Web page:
The future of the ETF brand
Ron O'Hanley: Tim, thanks for joining me today. Vanguard has been a true pioneer in ETFs, particularly in its application for individual investors. The democratisation of ETFs and the fact that so many individual investors now are participants in the ETF market, I think can be rightfully credited to Vanguard so it’s terrific to have you here. Can you tell us how ETFs have shaped Vanguard?
Tim Buckley: Well, ETFs for us, Ron, have been another way to access investors with indexing in so many ways. So Vanguard was an early pioneer, Jack Bogle with indexing, and we served a lot of investors directly, either directly or through a 401k. Well, the ETF allowed us to actually start serving those clients that would be coming through an RIA or through a broker dealer, and to actually bring indexing to them. So the ETF has been just a great vehicle, a great means of distributing indexing to a whole new audience.
Ron O'Hanley: And certainly that's evident everywhere. You really can't, it's hardly anybody I can talk to who doesn't own a Vanguard ETF.
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text: Challenges facing the ETF industry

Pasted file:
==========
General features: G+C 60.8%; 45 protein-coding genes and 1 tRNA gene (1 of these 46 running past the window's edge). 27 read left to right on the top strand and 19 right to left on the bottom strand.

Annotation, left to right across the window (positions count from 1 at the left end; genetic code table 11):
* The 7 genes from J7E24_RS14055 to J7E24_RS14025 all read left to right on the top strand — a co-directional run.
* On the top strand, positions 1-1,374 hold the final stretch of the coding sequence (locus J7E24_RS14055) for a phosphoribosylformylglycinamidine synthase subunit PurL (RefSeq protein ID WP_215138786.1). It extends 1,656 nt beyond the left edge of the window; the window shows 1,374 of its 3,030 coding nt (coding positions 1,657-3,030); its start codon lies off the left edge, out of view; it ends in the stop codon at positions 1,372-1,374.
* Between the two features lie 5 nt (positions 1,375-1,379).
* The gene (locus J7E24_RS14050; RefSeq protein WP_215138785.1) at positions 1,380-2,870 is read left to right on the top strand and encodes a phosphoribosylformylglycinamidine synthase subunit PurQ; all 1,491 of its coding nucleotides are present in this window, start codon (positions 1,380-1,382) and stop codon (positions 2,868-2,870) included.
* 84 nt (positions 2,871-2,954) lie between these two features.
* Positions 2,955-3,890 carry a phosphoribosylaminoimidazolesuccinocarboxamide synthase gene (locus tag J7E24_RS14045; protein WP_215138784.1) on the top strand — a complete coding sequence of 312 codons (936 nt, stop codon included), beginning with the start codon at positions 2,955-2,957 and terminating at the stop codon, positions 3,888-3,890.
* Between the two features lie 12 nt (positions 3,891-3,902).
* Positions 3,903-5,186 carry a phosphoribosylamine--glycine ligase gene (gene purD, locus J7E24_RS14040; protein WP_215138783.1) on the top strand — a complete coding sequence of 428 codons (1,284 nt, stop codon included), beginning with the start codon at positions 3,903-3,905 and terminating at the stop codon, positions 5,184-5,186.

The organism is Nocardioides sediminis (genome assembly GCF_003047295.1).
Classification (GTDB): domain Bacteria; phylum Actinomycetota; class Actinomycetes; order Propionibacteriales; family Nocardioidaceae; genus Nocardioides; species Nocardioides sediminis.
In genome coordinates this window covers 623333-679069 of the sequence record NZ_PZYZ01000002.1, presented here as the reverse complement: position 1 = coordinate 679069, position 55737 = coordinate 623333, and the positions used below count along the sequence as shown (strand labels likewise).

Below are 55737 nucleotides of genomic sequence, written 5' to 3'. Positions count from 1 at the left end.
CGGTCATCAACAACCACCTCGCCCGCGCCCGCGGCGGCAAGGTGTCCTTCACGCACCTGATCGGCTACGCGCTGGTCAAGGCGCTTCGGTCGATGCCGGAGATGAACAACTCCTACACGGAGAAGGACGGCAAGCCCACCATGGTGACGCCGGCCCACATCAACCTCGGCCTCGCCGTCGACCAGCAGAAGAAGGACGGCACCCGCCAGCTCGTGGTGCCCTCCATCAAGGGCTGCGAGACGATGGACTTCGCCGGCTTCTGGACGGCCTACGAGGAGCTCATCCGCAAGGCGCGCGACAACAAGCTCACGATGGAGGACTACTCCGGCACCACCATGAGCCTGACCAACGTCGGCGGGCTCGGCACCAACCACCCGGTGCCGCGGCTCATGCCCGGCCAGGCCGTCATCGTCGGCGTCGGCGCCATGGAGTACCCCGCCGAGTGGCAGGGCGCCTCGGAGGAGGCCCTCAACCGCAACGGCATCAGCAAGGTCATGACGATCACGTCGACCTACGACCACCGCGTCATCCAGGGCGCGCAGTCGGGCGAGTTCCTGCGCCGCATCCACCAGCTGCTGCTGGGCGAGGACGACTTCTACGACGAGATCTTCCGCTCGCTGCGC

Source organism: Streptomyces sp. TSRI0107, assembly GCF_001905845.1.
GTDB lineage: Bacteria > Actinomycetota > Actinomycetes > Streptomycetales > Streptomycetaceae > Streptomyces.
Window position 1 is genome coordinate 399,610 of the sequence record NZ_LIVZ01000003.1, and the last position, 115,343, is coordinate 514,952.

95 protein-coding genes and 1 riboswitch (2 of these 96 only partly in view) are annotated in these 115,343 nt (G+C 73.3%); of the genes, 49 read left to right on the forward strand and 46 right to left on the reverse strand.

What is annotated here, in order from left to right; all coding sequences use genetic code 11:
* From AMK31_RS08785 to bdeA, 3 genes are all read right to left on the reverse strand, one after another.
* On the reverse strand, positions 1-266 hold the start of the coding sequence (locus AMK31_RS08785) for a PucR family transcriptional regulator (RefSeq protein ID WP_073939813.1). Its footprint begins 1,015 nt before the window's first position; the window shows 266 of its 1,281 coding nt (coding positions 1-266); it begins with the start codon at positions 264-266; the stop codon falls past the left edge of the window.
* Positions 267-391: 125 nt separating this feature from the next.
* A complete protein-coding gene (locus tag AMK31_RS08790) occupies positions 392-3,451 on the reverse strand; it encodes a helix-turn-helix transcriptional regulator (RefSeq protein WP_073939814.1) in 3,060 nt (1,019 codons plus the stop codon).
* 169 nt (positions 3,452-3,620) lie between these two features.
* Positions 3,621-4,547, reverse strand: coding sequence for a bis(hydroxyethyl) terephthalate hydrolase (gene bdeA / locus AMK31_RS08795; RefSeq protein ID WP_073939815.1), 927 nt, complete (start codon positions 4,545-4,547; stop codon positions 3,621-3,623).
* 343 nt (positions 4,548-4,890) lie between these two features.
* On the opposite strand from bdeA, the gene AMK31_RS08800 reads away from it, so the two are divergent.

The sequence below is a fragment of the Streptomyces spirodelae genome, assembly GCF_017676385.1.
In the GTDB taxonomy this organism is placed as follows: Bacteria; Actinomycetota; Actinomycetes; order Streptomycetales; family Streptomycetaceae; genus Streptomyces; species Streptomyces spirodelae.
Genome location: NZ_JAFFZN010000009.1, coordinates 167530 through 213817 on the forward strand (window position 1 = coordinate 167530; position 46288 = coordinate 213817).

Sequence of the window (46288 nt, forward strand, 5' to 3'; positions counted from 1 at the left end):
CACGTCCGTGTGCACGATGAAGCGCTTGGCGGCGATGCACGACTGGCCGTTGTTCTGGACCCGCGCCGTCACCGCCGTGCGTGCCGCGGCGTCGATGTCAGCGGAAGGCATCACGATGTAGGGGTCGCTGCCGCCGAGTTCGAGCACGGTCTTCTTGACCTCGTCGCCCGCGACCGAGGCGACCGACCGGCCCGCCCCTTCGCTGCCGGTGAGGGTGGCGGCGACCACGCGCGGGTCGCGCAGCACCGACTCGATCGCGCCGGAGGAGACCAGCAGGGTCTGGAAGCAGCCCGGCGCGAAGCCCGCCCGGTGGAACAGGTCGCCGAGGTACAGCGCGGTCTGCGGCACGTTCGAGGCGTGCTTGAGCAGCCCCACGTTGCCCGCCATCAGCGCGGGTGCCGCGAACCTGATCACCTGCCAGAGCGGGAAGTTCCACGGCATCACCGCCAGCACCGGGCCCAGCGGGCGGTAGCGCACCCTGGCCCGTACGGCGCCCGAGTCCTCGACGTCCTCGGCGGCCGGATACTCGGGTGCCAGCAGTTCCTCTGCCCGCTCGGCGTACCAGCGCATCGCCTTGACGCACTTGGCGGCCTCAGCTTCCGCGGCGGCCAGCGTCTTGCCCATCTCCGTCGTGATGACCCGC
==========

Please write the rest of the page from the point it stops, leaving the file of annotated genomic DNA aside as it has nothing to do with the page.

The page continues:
Ron O'Hanley: As you think about this 30th anniversary of the ETF, what are the challenges that the ETF industry is facing?
Tim Buckley: The biggest one is probably brand, that the traditional brand of the ETF is eroding. Ron, you and I know that the traditional brand of the ETF, as it grew up, it was always known to be low cost, tax efficient, well diversified. It was synonymous with indexing, and it built up a trust around that. Well, now not every ETF is an index, and we have new forms of ETFs and some of them belong in long term portfolios and others, well, they're more speculative. You end up with crypto ETFs or single stock ETFs or levered ETFs. And so there's a little bit more work on the investor, on that client to put together a portfolio and figure out, well, if I can't just think about an ETF is suitable from our portfolio I've got to do the work behind the scenes and it'll be a little heavier lifting for investors.
Ron O'Hanley: That's an interesting perspective, Tim, because there is a whole lot of trust that the investor and the registered investment advisor in particular have in ETFs.
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text: Active management and ETFs
Ron O'Hanley: Where do you see active management fitting in ETFs?